Illustration of computers with various symbols for human resources functions around it.

Human resources degrees at the University of Minnesota

Thursday, May 23, 2024

If you’re interested in pursuing a human resources degree at the University of Minnesota, you might’ve come across two programs:

What’s the difference between them and which program is best for you?

In this guide, you’ll learn the differences between the two human resources master’s programs and how to make an informed decision about your academic and career path.


Understanding the difference: HRIR vs. HRD

Master of Human Resources and Industrial Relations

The Carlson School’s MHRIR program prepares you for high-level decision-making roles within the human resources department of an organization. You’ll gain a comprehensive understanding of core functions:

  • Staffing, training, and development
  • Compensation and benefits
  • Labor relations and collective bargaining

You’ll also develop the leadership and strategic thinking skills needed to create, improve, and assess the impact of plans and visions of those core functions. Through the program, you’ll learn how to conduct human resource affairs like building a strategic staffing plan or compensation philosophy and negotiating contracts to retain talent.

Common human resources job titles:

  • Human resources generalist
  • Human resources specialist
  • Human resources manager
  • Human resources business partner


Master of Education in Human Resources Development

The College of Education and Human Development’s HRD program prepares you to lead, design, and implement talent development programs. You’ll learn to evaluate talent development strategies and create solutions for organizational change.

Through the program you’ll develop skills to:

  • Communicate effectively with small and large groups
  • Build, deliver, and assess curricular and training programs
  • Provide people-based solutions to organizational challenges

Common human resources development job titles:

  • Manager of training programs
  • Learning coach
  • Talent development consultant
  • Trainer or program facilitator

Determining the right program for you

It’s critical to evaluate your long-term career goals when considering which program to pursue. Some questions to consider:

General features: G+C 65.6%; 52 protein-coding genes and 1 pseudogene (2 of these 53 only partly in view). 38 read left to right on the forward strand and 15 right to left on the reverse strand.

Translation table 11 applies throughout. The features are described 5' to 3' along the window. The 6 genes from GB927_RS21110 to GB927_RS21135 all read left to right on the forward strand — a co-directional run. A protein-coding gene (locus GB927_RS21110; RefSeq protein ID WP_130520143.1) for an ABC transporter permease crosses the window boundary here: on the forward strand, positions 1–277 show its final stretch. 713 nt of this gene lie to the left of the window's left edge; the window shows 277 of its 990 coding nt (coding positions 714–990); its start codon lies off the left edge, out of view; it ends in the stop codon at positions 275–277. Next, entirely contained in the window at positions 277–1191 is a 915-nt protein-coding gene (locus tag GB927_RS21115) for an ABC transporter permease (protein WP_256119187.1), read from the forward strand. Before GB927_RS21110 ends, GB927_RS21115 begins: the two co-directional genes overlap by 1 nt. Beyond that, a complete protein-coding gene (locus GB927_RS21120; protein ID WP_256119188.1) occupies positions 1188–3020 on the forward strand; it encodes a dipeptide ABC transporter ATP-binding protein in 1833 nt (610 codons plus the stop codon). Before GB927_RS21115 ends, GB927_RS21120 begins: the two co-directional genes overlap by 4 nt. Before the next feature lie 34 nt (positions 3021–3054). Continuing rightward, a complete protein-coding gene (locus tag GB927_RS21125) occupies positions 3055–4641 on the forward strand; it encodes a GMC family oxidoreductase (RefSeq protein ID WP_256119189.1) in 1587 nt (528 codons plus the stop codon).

1. Where do you see your skills and your career goals align?

Take time to define your career goals.

If you’re interested in high-level strategy and leadership roles within human resources, the MHRIR program may be a better fit. If you’re more interested in creating and leading trainings and seminars to solve organizational problems, the MEd HRD program may be a better fit.


2. What do you want your day-to-day job to look like?

Set up informational interviews with people working in the roles you’re interested in. Ask about their day-to-day tasks for a sense of what would best align with your interests and skills.


3. What experience are you interested in during the degree program and after?

Consider the student resources available during and after your program. For example, the Carlson School’s MHRIR program gives you access to an abundance of resources in our HR library, and you’ll have dedicated career support through the Carlson Business Career Center.

About the Carlson School’s Master's in Human Resources and Industrial Relations program

The MHRIR is available as a full-time and part-time program.

The full-time program has two tracks:

  • 20-month - extended program path to pursue a study abroad opportunity, add a graduate minor or certificate, or engage in Curricular Practical Training
  • 16-month - accelerated program path

The part-time program lets you progress at your own pace and offers flexible scheduling options such as evening classes. Study abroad opportunities are also available.

Whichever program and track you choose, you’ll have flexibility within the curriculum through electives. You can complete your 8 elective credits within the Carlson School or cross-pollinate at a different school or college at the University of Minnesota Twin Cities. For example, if you’re interested in the intersection of human resources and public policies, you can take courses at the Humphrey School of Public Affairs.

Pursuing a master’s business degree is a significant decision that can shape your career’s trajectory. Understanding different programs and evaluating your career goals and aspirations will help you make an informed choice.

More about the MHRIR Curriculum


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